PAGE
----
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Discussion Starter #1
Has anyone seen/heard of any problems reported with the DPF equipped diesel engine in the latest Accord or CR-V models?
 

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Having read 25 reviews on a Hungarian site no one has ever mentioned DPF problems for the new Accord. Plus mine Accord I-DTEC seems to be problem free as well.
 

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Re DPF problems... not a problem as such but a consequence of Honda's version perhaps. As per Pottsy's post re fuel consumption and the DPF it seems that unless the car is used regularly for longish fast runs (up to 70mph) then fuel economy shows a marked periodic dip by about 3-4mpg for (and this is a bit of a guess) about 44-64 miles or so.

I have a daily round trip of 22 miles on green lanes, B roads and a short stretch of A road, none of which is particularly fast, say up to 60mph for short periods. About once overy 9 travelling days fuel consumption drops markedly into the 43-44mpg rather than 47mpg plus at its best. One way I've found to shorten the period of reduced fuel economy is to drive in a lower gear and try to hit at least 2000rpm on a single journey at least once a week.

I don't know if this is characteristic of other DPF equiped engines, if so then so be it but if peculiar to Honda then you would have to ask why.

Hope this helps.

Regards,
Chris
 

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My uncle has an Idtec accord and only potters about doing short distances at urban speeds - in 6 months he has had no problems
 

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Honda Accord 2,2TDI DPF Problems

Has anyone seen/heard of any problems reported with the DPF equipped diesel engine in the latest Accord or CR-V models?
Hi,
I bought the new Honda Accord 2,2 TDI in December 2009 and soon experienced problems with DPF.
After cca.700-800 km driving exclusively in town there appeared the message "DPF regeneration required".I ignored that symbol ( at that time didn't know what DPF is) and soon "DPF Check System" appeared and I went to Honda service. They cleaned DPF filter.
After that I drove my Honda out of the town too and everything was OK till September 2010. Then again, after cca. 700 km exclusively in the town message apeared - but without warning -> immediately "DPF Check System". Again Honda service...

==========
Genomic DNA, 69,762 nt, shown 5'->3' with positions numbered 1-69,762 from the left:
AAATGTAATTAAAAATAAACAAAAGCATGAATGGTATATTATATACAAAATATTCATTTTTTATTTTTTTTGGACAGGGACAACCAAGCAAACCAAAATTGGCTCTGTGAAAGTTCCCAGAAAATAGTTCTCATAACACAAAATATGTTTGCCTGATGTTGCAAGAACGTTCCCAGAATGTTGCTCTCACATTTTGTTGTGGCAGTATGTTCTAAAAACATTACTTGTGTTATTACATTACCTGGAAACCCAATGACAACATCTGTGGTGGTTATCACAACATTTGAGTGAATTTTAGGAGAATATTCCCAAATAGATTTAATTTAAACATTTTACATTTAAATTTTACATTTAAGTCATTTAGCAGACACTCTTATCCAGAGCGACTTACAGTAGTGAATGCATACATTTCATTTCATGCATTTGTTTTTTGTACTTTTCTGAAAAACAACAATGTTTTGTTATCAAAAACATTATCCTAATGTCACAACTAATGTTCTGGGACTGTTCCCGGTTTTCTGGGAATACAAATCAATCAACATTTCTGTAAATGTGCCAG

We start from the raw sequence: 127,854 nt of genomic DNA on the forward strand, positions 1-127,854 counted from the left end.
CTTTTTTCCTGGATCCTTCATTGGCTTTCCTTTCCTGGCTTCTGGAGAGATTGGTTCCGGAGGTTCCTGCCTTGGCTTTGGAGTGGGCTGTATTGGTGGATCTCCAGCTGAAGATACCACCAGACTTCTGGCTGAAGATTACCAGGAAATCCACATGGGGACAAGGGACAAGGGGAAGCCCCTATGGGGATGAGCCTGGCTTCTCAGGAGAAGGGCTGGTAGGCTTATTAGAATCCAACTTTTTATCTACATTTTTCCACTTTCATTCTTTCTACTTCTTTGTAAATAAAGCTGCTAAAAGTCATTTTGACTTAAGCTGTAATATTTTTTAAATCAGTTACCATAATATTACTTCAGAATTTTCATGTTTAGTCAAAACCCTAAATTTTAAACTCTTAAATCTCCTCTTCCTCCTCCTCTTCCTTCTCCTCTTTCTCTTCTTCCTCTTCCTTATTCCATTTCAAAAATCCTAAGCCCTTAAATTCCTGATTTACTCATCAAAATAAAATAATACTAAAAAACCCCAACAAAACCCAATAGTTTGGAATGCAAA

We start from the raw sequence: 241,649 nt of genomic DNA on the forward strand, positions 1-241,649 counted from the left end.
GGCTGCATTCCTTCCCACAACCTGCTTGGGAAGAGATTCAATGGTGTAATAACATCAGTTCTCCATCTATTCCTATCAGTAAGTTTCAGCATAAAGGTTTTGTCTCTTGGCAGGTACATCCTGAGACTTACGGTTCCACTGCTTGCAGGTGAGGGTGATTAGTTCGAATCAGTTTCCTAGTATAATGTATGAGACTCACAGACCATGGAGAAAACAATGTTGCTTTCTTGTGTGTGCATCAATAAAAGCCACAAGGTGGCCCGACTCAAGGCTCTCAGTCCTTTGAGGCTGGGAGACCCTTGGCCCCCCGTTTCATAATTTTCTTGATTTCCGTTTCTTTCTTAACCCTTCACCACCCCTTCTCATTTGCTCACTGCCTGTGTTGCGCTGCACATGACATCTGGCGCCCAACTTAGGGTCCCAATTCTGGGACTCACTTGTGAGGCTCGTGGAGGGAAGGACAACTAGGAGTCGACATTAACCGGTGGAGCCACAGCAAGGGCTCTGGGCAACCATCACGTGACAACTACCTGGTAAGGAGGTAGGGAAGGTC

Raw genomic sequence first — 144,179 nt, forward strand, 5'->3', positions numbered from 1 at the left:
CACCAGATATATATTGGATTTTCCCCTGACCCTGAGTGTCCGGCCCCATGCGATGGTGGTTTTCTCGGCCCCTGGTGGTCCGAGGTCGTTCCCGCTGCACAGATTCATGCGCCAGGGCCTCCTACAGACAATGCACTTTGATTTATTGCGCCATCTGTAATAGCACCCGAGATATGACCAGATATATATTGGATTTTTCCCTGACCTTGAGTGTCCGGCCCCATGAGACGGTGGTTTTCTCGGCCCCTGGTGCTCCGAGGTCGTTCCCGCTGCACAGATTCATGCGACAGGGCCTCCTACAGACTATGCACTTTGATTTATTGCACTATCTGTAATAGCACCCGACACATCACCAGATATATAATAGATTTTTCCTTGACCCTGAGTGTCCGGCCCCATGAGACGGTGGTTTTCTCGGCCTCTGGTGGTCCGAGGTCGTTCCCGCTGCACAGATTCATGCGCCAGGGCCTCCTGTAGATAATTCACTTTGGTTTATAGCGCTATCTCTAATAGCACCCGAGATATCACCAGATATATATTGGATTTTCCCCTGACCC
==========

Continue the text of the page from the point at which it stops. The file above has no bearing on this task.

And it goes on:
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Dr. Evil
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Re DPF problems... not a problem as such but a consequence of Honda's version perhaps. As per Pottsy's post re fuel consumption and the DPF it seems that unless the car is used regularly for longish fast runs (up to 70mph) then fuel economy shows a marked periodic dip by about 3-4mpg for (and this is a bit of a guess) about 44-64 miles or so.

I have a daily round trip of 22 miles on green lanes, B roads and a short stretch of A road, none of which is particularly fast, say up to 60mph for short periods. About once overy 9 travelling days fuel consumption drops markedly into the 43-44mpg rather than 47mpg plus at its best. One way I've found to shorten the period of reduced fuel economy is to drive in a lower gear and try to hit at least 2000rpm on a single journey at least once a week.

I don't know if this is characteristic of other DPF equiped engines, if so then so be it but if peculiar to Honda then you would have to ask why.

Hope this helps.

Regards,
Chris
The DPF injects a small amount of diesel into the filter to 'kick start' the regeneration process and burn off all the accumulated crap. This is why your MPG drops. My Dad had massive problems with his on his Vauxhall Zafira, but I haven't heard of many issues with the Honda variant. Driving at ~2k rpm for ~15mins should clear the DPF out, so doing that at least once a week is a good idea if you do a lot of stop/start or low speed driving.
 

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JB it depends on what you mean by slow speed driving - I easily get up to 55-60mph albeit over reasonably short distances. Even then I rarely exceed about 1600rpm but here's the thing... to hit Honda's claimed mileage - 47.8mpg if memory serves - you would need to keep under 2000rpm for most of the time. Over a tankful the burning of extra fuel to keep the DPF in good order, in my view at least, would almost certainly mean that the claimed mpg couldn't possibly be reached!

I'd love to hear Honda's view on this, may give them a call but would any dealers care to comment?

Regards,
Chris